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 Gene Lockhart

Gene Lockhart

Birth
London, Middlesex County, Ontario, Canada
Death 31 Mar 1957 (aged 65)
Santa Monica, Los Angeles County, California, USA
Burial Culver City, Los Angeles County, California, USA
Plot D, L279, 6
Memorial ID 1545 · View Source
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Actor, Author, and Songwriter. He is best remembered for his film work but was well known for his appearances on Broadway and for his work as a lyricist. He also wrote theatrical sketches, radio shows, special stage material, and articles for stage and radio magazines, and taught acting and stage technique at the Juilliard School of Music in New York City, New York. Born Eugene Lockhart, he made his professional debut at the age of six when he appeared with the Kilties Band of Canada. When he was 15, he appeared in sketches with actress Beatrice Lillie. He received his education in various Canadian schools and at the Brompton Oratory School in London, England. In 1916 he made his Broadway debut in the musical "The Riviera Girl." He was a member of the travelling play "The Pierrot Players," for which he wrote the book and lyrics. This play introduced the song, "The World Is Waiting for the Sunrise," for which he wrote the lyrics along with Canadian composer Ernest Seitz, which was subsequently made popular by Les Paul and Mary Ford in the 1950s. He also wrote and directed the Broadway musical revue "Bunk" of 1926 and sang in "Die Fledermaus" for the San Francisco Opera Association. In 1922 he made his film debut in "Smilin' Through," as the Rector, but did not make his sound debut until 1934 in the film "By Your Leave," as the playboy 'Skeets'. He subsequently appeared in more than 300 motion pictures, often played villains, including the American remake of "Pepe le Moko" (1937), which gained him an Academy Award nomination for Best Supporting Actor, a role as the treacherous informant 'Regis' in "Algiers" (1938), and the suspicious Georges de la Trémouille, the Dauphin's chief counselor, in the famous film "Joan of Arc" (1948) that starred Ingrid Bergman. He also had a great succession of "good guy" supporting roles including Bob Cratchit in "A Christmas Carol" (1938) and as the judge in "Miracle on 34th Street" (1947). He is also fondly remembered as the Starkeeper in the film version of Rodgers and Hammerstein's "Carousel" (1956). As a bumbling sheriff, he appeared in "His Girl Friday" (1940) opposite Cary Grant and Rosalind Russell, as a ship's doctor in the movie The Sea Wolf (1941), adapted from the novel by Jack London, "Madame Bovary" (1949), based on the novel by the same name, and "The Man in the Gray Flannel Suit (1956). On Broadway he originated the role of the drunken 'Uncle Sid' in Eugene O'Neill's only comedy, "Ah, Wilderness!" in 1933 and took over from actor Lee J. Cobb as Willy Loman, during the original run of "Death of a Salesman" in 1949. His last film role was that of the Equity Board President in the film "Jeanne Eagels" (1957), based on the life of the actress by the same name. He died in Santa Monica, California from a coronary thrombosis at the age of 65. He has two stars on the Hollywood Walk of Fame, one for motion pictures and one for television. He is the father of actress June Lockhart of the 1965 to 1968 television series "Lost in Space" fame and grandfather of actress Anne Lockhart of the 1978 to 1979 television series "Battlestar Galactica" fame.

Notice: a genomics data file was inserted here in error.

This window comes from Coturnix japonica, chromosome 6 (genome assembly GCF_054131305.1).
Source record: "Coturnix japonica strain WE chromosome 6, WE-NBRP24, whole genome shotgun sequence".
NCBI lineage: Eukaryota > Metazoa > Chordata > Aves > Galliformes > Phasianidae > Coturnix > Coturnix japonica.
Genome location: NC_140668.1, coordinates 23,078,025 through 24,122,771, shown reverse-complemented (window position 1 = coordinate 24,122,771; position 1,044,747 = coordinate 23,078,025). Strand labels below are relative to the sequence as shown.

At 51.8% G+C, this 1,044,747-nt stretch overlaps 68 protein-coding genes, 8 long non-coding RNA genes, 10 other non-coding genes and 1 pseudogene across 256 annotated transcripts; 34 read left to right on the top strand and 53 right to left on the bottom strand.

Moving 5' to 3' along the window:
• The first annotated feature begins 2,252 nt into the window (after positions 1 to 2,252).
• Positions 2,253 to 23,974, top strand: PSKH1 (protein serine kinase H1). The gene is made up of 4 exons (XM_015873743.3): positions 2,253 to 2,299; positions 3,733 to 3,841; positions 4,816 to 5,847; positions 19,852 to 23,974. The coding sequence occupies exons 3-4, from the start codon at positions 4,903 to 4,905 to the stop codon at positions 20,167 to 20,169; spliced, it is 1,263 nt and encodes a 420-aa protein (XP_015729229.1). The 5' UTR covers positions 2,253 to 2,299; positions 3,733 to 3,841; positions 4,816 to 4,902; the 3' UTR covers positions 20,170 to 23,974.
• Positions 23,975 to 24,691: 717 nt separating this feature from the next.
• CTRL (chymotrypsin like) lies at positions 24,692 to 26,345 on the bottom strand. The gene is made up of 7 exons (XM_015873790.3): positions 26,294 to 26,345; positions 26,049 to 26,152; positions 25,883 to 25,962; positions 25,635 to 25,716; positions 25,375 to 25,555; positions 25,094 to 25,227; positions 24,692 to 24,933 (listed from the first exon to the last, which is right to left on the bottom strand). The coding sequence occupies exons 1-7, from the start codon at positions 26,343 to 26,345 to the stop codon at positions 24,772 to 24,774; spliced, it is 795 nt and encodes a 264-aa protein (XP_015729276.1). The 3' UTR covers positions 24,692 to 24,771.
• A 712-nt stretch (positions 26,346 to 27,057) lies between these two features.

Bio by: William Bjornstad


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  • Maintained by: Find A Grave
  • Added: 1 Jan 2001
  • Find A Grave Memorial 1545
  • Find A Grave, database and images (https://www.findagrave.com : accessed ), memorial page for Gene Lockhart (18 Jul 1891–31 Mar 1957), Find A Grave Memorial no. 1545, citing Holy Cross Cemetery, Culver City, Los Angeles County, California, USA ; Maintained by Find A Grave .